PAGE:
College of Agriculture, Engineering
and Science (CAES)

Physics Lecturer Selected for Future Professors Programme

Dr Yaseera Ismail, a senior lecturer in the School of Chemistry and Physics (SCP) and a member of the Centre for Quantum Technology, has been selected for the second cohort of the Department of Higher Education and Training’s (DHET) Future Professors Programme (FPP), an initiative aimed at accelerating the development of senior researchers at universities to help them become full professors.

Also selected was Dr Candice Moore of the College of Humanities while Professor Lembe Magwaza of the College of Agriculture, Engineering and Science (CAES) was chosen for last year’s cohort.

The national FFP is building capacity in South Africa’s academic institutions by preparing early career academics, across disciplines, to advance to professorship, focusing on transformation through targeting women and Black scholars. It uses the National Research Foundation’s rating system to identify promising candidates who then participate in a series of highly structured seminars in South Africa before being placed in laboratories or seminar sessions abroad. Due to the COVID-19 pandemic, the 2021 cohort will engage in virtual seminars with further in-person and international engagements to hopefully take place next year.

Ismail completed her Master of Science degree cum laude in 2011 while based at the Council for Scientific and Industrial Research National Laser Centre, and obtained her PhD in Physics from UKZN in 2015, focusing her research on quantum communication. She has been a lecturer in Physics at UKZN since 2017.

Ismail specialises in the development of quantum technologies, particularly in quantum information science where she is experimenting with quantum optical tools to advance free-space long-range secure quantum communication. By applying the laws of physics, quantum communication ensures the security of information by transferring information from point to point, implemented by employing quantum carriers to form the key used to secure sensitive information.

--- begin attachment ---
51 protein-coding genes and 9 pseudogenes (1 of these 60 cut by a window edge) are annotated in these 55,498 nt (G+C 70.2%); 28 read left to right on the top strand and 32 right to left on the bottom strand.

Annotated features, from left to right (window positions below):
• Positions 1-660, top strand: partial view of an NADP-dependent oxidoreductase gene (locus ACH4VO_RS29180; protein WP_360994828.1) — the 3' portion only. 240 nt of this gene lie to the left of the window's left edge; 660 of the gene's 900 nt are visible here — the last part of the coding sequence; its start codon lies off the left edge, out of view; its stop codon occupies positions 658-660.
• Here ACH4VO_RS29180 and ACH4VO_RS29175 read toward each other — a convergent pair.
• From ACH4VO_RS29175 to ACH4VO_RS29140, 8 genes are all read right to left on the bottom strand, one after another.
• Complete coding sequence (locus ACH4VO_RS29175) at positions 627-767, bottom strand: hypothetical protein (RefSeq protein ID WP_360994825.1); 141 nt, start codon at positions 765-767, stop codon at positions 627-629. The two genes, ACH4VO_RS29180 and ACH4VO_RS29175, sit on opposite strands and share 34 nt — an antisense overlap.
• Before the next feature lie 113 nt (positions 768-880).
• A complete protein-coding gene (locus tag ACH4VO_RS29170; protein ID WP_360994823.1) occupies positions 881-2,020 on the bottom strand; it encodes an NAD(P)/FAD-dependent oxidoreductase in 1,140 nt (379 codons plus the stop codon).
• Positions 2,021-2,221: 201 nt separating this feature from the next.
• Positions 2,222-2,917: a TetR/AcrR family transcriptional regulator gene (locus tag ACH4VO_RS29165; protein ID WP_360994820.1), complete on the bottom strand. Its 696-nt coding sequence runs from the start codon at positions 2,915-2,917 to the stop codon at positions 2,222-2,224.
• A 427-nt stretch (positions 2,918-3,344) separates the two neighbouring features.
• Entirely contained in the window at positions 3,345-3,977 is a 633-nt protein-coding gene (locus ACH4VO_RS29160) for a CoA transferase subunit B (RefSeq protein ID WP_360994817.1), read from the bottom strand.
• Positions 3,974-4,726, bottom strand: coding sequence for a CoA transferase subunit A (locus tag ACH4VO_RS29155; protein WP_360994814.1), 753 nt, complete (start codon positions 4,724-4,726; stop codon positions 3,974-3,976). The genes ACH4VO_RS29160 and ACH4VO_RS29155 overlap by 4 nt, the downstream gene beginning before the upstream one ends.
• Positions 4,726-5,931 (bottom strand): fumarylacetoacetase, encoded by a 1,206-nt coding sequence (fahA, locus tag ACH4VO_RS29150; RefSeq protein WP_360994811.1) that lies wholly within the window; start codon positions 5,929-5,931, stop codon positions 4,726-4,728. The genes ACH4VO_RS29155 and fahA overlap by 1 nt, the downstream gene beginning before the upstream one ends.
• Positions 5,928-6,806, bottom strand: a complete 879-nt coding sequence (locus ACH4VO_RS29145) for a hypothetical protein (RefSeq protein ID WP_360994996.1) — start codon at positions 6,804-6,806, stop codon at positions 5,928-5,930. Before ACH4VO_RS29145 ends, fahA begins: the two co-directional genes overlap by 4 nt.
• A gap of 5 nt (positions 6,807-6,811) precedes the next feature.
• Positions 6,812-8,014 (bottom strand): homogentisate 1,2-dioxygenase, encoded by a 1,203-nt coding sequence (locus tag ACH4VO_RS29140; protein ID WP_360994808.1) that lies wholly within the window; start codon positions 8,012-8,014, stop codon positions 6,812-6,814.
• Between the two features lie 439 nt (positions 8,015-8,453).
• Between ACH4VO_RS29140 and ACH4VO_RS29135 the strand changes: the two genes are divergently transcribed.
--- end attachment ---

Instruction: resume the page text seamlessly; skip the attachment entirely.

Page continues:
Ismail works in the realm of quantum communication by applying Quantum Key Distribution (QKD) – an advanced quantum process which involves transmitting a secret key between two individuals to secure data transfer for more prolonged periods by taking advantage of nature’s laws to guarantee the secrecy of the generated key. Ismail is currently involved in a BRICS multilateral collaboration to develop a Quantum Satellite and Fibre Communication (QuSAF) network in South Africa to establish a quantum network with a joint intercontinental satellite-based quantum key distribution link utilising the Micius satellite. QuSaF will drive the development towards a quantum internet in South Africa by deploying quantum communication technology in the first real-world Quantum Satellite demonstration in the country, comprising a secure quantum link over satellite and a long-range fibre network.

During her career, Ismail has received a TechWomen Emerging Leader Award from the USA’s Department of State, and in 2018 was selected as an Ambassador of the Optical Society of America (OSA). She previously served as the founding president of an OSA student chapter at UKZN and is on the executive committee of the OSA Non-Linear Optics technical group, as an advisor to the UKZN OSA Student Chapter, and an OSA travelling lecturer. She is also a member of the Editorial Board of the Scientific Reports journal.

‘Ismail’s selection confirms that our College deserves credit for its performance and putting UKZN on the map for the right reasons,’ said the Deputy Vice-Chancellor of the College of Agriculture, Engineering and Science, Professor Albert Modi.

Words: Christine Cuénod

Photograph: Supplied